During pregnancy, the parents to be have not only to look after the mother, but also they have to worry about and protect the baby growing inside the mother’s womb. When you go to visit your gynecologist for the first time you may be asked to take a lot of vitamin, iron and folic acid tablets. A gynec may also perform routine blood and urine tests and perform an ultrasound. Apart from that the gynec will also ask for prenatal genetic screening tests.
What are prenatal genetic screening tests and why should we get it done ?
Prenatal genetic screening tests are performed to see if there is any genetic defect in the growing fetus or not. The genetic defects occur in a fetus due to changes in the inherited genes or chromosomes. In most of the cases both the parents might be carrying the defective gene, which is non expressive in their body. This gene may become active in the fetus, due to some mutation. Hence, it is very necessary to get the prenatal genetic screening test done. Some of the disorders that can be diagnosed before hand with prenatal genetic screening tests are cystic fibrosis, sickle cell anemia, thalassemia, polycystic kidney disease, Hemophilia A, duchenne muscular dystrophy etc.
The prenatal genetic screening tests
Prenatal screening test is not a single test, but a bunch of test that are performed to study the fetus’s well being. These test include the following other tests
- Ultrasound scan
- Alpha feto protein test or Multiple marker test
- Chorionic villus sampling
In ultrasound high frequency sound waves are used to develop the image of internal organs or developing fetus on the screen of the machine. During pregnancy ultrasound is performed to verify the due date, to observe the development of the fetus. It also shows the number of fetus. Ultrasound helps in diagnosing ectopic pregnancy and fetal abnormalities. As the time of pregnancy progresses ultrasound is also used to measure the size of placenta, the growth of fetus and the position of the fetus. There are two main types of ultrasounds that are performed
- Transvaginal ultrasound
- Abdominal ultrasound
It is used in the early stages of pregnancy. In this an ultrasound transducer is inserted into the vagina and it rests on the back side of vagina. It gives a sharp clear image of the fetus.
An abdominal ultrasound is the one in which jelly is applied over the abdomen and the screening is done. Most of the times the images taken are of 2D ultrasound.
If there is a need of more detailed scan than a 3D ultrasound imaging can be done. The 3D ultrasound needs a special machine and a specialist trained into it. The 3D image allows the radiologist to observe the height and the width of the developing fetus’s organs.
According to the latest technology. You can also have a 4D sonogram. Through this you can see the live movements of the unborn baby in your uterus. This images can be captured in photos or on CD drive.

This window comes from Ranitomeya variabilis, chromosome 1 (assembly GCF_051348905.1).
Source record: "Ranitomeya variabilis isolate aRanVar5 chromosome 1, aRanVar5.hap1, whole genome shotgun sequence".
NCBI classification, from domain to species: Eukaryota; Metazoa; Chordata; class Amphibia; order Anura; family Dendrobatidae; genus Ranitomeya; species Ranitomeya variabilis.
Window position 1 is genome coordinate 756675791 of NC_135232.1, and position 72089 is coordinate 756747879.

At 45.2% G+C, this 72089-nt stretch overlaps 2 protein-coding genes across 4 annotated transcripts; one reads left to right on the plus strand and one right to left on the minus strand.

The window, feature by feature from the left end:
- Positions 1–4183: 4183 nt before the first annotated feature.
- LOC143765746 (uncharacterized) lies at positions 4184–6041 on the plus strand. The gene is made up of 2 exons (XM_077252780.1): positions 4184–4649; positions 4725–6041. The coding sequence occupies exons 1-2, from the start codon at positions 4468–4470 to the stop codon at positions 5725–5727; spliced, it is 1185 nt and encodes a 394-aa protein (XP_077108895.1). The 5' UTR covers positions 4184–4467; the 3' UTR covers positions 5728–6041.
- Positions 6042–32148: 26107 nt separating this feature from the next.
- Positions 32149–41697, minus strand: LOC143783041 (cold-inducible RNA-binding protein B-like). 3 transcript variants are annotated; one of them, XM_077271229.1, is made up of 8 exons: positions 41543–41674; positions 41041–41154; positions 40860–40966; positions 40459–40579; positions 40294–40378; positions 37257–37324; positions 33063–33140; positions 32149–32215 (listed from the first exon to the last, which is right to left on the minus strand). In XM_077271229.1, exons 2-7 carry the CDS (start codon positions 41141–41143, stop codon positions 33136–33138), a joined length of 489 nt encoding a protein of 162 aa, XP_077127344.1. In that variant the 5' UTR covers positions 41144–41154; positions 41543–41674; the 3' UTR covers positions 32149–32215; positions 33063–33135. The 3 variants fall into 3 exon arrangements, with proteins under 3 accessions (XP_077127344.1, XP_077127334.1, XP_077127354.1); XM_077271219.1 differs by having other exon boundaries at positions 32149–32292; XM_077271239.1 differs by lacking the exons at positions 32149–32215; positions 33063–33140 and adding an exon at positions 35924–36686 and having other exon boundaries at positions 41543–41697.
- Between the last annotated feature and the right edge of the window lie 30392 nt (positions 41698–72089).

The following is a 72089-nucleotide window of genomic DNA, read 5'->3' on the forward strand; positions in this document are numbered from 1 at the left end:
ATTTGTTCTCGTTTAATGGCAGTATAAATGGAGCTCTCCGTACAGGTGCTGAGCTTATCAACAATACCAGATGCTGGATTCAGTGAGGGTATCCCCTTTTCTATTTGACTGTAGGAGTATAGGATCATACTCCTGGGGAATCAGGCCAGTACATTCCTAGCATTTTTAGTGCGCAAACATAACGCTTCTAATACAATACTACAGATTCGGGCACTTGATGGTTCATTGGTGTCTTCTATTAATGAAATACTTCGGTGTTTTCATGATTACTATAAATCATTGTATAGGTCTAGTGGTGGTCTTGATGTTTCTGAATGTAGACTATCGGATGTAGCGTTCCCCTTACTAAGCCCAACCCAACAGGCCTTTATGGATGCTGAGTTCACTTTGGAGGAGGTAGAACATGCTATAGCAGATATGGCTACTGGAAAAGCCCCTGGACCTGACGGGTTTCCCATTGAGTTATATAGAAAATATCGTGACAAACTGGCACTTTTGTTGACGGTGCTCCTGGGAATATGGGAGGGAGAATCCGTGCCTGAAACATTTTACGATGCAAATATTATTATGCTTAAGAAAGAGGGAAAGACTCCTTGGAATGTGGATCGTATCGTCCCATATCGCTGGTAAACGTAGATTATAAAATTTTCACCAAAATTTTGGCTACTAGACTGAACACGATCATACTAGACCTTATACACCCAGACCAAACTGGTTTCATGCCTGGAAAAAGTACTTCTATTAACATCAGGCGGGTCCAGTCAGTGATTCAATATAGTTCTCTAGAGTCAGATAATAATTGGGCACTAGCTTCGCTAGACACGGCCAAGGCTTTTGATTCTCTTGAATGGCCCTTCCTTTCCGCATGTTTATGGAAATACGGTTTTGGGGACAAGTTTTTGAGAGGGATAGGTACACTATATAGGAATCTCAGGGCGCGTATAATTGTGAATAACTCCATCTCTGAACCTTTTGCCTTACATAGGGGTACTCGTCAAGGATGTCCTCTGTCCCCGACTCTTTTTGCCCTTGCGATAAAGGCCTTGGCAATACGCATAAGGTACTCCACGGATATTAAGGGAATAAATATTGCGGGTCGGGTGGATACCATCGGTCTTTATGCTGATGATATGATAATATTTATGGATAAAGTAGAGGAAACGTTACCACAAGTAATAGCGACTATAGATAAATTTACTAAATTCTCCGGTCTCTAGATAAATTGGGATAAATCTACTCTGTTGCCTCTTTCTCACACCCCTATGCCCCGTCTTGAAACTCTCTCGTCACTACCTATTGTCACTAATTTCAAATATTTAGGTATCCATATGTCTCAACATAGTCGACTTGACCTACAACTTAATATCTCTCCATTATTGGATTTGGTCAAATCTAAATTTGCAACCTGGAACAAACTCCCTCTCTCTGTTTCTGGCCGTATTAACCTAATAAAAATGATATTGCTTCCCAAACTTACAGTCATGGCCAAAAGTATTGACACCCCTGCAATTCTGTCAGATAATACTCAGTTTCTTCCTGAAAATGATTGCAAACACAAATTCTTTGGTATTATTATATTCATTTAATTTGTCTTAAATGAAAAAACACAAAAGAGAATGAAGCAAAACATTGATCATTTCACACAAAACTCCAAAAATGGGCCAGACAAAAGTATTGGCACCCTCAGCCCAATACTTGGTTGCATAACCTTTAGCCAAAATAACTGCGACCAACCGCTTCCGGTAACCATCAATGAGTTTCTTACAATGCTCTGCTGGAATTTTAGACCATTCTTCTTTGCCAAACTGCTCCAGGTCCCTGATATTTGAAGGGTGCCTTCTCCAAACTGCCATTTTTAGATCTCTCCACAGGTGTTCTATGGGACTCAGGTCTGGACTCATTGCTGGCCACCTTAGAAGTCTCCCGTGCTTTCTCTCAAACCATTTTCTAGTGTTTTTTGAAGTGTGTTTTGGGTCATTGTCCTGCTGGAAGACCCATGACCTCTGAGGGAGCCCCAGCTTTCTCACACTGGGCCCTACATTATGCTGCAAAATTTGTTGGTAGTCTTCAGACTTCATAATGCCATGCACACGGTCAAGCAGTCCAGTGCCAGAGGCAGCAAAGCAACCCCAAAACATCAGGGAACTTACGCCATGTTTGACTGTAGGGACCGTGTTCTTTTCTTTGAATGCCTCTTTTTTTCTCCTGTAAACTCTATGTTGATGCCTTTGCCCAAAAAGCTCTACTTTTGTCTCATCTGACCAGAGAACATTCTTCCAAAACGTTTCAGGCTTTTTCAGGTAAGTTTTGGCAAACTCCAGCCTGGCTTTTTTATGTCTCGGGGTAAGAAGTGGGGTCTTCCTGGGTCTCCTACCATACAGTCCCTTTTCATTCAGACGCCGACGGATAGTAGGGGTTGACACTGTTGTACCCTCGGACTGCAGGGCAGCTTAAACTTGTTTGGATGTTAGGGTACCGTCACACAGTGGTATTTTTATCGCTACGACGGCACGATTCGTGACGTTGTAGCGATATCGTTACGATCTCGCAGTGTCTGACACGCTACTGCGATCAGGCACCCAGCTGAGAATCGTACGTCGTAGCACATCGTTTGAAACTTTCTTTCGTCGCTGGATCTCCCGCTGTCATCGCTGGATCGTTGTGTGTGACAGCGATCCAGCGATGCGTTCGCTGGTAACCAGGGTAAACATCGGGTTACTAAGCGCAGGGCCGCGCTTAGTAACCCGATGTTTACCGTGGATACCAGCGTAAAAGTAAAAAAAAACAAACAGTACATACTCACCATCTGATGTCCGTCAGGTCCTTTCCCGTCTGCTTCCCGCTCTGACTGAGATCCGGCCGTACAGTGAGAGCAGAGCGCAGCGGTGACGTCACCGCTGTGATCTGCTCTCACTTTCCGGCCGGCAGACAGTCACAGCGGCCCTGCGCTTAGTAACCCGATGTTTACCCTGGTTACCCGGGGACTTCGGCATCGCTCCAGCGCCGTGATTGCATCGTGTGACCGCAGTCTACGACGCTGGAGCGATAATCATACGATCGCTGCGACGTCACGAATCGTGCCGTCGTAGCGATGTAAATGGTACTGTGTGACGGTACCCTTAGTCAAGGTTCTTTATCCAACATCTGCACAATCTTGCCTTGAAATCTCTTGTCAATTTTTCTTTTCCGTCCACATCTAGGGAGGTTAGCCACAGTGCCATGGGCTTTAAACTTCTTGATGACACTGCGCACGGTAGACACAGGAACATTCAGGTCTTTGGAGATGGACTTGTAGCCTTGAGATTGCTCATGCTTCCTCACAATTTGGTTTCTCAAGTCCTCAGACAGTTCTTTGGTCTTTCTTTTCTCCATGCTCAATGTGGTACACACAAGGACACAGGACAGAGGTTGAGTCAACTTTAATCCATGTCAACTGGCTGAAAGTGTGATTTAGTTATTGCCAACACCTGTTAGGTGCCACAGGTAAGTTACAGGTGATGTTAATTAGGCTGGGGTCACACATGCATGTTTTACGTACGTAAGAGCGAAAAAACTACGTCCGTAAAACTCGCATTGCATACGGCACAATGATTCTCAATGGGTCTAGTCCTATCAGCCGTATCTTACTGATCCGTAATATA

Alpha fetoprotein test
Alpha-fetoprotein or AFP is the protein that is produced by the liver of the fetus. This protein is present in the amniotic fluid surrounding the fetus. This protein crosses the placenta and enters into the mother’s blood system. The Alpha fetoprotein test is performed on the mother’s blood serum. The level of Alpha-fetoprotein in the mother’s serum tells the doctor a lot about the fetus’s health. The Alpha fetoprotein test is also known as maternal serum alpha-fetoprotein test.
The abnormal levels of AFP suggest the possibility of the following:
- Chromosomal abnormalities
- Defect in the abdominal wall of the fetus
- Miscalculated due date
- Down syndrome
- Open neural tube defects like spina bifida
Chorionic villus sampling
Chorionic villus sampling is the procedure done for testing of certain chromosomal and genetic disorders. This procedure is performed when the mother has a genetic history of chromosomal or genetic disorders. In this process a small piece of the placenta is removed and sent for blood tests. This test is usually performed between 10 and 13 weeks of pregnancy. In this test a small catheter is inserted through a woman’s vagina into her cervix. The exact procedure is as follows
- A catheter is inserted from a woman’s vagina into the cervix
- Ultrasound is used to guide the catheter through the entire process
- Tissue is removed with the help of syringe present on the other end of catheter
- The sample is sent to the genetic laboratory for testing
- The result is obtained at an interval of 10 to 15 days
Sometimes we may still not get 100% accurate results. In such cases, the test may be done for the second time. The women may experience some cramping after CVS.
This process involves the gathering of a certain amount of amniotic fluid. A long needle is inserted through mother’s abdomen. The entire process is as follows
- Clean the abdomen with an antiseptic
- The doctor may or may not give a local anesthetic to numb the skin
- Guide the needle with the help of an ultrasound
- Send the amniotic fluid to a genetic lab for testing
- Woman may feel some cramping after this procedure
The lab results will arrive at an interval of 10 to 15 days. It will also measure the amount of alpha-fetoprotein present in the amniotic fluid. This helps to know about the defect called open neural tube defect.
These are a few tests that tells us about the genetic disorders that may be present in the developing fetus.